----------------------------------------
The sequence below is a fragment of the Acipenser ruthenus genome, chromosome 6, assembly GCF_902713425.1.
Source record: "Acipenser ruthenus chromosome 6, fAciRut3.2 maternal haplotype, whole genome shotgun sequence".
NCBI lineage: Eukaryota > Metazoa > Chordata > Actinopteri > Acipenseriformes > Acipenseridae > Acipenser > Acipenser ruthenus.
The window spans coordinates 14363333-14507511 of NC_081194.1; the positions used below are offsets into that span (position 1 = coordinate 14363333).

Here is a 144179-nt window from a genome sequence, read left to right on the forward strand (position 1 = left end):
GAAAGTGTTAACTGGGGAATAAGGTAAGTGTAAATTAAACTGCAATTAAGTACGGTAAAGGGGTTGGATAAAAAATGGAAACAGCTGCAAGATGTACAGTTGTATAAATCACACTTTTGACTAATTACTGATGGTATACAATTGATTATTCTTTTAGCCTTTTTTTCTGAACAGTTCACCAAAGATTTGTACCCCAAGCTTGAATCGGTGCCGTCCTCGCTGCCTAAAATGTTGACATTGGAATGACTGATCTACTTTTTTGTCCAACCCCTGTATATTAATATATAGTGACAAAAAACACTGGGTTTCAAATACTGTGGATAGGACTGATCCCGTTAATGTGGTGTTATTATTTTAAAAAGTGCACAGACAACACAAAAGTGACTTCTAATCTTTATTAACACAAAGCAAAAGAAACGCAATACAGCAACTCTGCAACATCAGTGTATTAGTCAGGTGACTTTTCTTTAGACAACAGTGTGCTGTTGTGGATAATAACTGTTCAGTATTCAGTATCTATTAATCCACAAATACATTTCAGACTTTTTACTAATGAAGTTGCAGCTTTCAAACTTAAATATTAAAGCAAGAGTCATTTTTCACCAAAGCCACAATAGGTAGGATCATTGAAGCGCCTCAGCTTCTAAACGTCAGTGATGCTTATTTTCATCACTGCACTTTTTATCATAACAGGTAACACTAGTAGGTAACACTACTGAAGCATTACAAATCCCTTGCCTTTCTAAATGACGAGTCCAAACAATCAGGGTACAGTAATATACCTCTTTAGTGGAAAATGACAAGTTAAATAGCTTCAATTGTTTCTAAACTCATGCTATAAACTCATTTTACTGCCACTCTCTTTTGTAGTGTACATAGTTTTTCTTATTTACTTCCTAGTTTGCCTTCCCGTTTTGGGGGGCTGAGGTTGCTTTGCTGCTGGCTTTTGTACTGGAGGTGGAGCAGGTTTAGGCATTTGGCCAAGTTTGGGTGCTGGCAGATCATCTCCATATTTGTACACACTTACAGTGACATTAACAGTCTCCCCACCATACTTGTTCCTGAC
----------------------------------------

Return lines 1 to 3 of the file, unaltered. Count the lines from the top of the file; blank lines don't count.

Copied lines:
The sequence below is a fragment of the Acipenser ruthenus genome, chromosome 6, assembly GCF_902713425.1.
Source record: "Acipenser ruthenus chromosome 6, fAciRut3.2 maternal haplotype, whole genome shotgun sequence".
NCBI lineage: Eukaryota > Metazoa > Chordata > Actinopteri > Acipenseriformes > Acipenseridae > Acipenser > Acipenser ruthenus.